In Chapter 26, what is the significance of Tom's tale of the convict?

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The significance of Tom's prison story is that it tells us a lot about the Joads' current situation. Although they are technically free, the Joads are, in reality, trapped by their poverty and the nomadic life they are forced to lead. The suggestion is that, no matter how many times...

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The significance of Tom's prison story is that it tells us a lot about the Joads' current situation. Although they are technically free, the Joads are, in reality, trapped by their poverty and the nomadic life they are forced to lead. The suggestion is that, no matter how many times they try to escape from this wretched life of desperation and humiliation, they will never succeed—just like the convict in the story. It will take something pretty drastic to deliver the Joads from this vale of tears. Tom, however, does not care to elaborate what this occurrence is supposed to be. But it says an awful lot about the Joads' predicament, and that of countless others like them, that it will take something of this nature to change their dire economic plight.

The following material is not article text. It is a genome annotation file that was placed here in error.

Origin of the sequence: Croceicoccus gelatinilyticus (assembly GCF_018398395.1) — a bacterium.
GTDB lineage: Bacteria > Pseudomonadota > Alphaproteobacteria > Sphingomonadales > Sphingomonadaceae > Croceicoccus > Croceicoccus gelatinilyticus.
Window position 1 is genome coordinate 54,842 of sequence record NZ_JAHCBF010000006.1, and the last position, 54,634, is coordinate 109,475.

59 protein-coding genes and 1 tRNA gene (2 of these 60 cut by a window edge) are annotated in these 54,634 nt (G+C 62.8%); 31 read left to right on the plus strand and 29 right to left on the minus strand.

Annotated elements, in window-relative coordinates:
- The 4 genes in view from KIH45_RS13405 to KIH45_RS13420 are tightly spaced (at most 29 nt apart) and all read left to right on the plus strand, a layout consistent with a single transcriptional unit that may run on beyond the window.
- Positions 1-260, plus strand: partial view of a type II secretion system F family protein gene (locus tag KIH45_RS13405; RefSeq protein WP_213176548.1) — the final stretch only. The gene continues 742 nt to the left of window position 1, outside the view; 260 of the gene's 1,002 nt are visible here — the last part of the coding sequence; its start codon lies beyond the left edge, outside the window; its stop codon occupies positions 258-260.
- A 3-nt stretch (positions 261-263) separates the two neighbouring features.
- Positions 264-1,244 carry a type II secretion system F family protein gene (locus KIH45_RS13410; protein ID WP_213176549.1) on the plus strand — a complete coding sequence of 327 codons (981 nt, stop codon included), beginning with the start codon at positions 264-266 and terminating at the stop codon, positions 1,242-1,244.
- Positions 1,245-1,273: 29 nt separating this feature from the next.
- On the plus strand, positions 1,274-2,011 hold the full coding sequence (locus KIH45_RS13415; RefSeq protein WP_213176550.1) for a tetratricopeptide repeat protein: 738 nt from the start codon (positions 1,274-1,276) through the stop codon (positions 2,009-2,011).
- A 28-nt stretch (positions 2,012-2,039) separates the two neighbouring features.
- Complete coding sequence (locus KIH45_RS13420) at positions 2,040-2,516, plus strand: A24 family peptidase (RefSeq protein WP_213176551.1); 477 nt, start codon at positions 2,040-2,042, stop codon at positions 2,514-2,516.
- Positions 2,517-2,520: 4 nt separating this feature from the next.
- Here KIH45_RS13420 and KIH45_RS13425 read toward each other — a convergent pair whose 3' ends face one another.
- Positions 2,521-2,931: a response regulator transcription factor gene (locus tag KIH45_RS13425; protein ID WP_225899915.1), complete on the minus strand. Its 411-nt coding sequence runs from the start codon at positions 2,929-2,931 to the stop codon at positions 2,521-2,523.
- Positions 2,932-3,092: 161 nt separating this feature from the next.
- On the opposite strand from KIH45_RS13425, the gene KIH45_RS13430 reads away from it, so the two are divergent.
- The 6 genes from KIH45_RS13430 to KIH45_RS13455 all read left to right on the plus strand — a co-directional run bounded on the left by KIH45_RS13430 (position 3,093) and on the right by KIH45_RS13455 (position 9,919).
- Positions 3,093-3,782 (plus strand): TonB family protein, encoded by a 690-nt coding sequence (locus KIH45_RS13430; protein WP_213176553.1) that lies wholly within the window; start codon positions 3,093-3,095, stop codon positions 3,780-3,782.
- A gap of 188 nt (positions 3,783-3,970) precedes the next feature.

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Tom is relating a story about a man he knew in prison that went crazy.  This guy tried to escape a bunch of times but always told people about it, so he was never successful.  After the last time he got caught, the other prisoners laughed at him until he killed himself.  Tom's point was that people who are confined can do some crazy things.

We can relate this to the Joad's and all the Okie's in general.  Although they aren't in prison, they are confined to their current lifestyle and forced to follow the direction of police and bosses that they don't like - a stark contrast to the life they enjoyed on their own farms.  Although Tom doesn't come out and say it, we can infer that some of the Okie's will eventually get tired of how they are treated and do something crazy.  We see actual evidence of this later in the chapter when Tom finds Casy again and kills another man.

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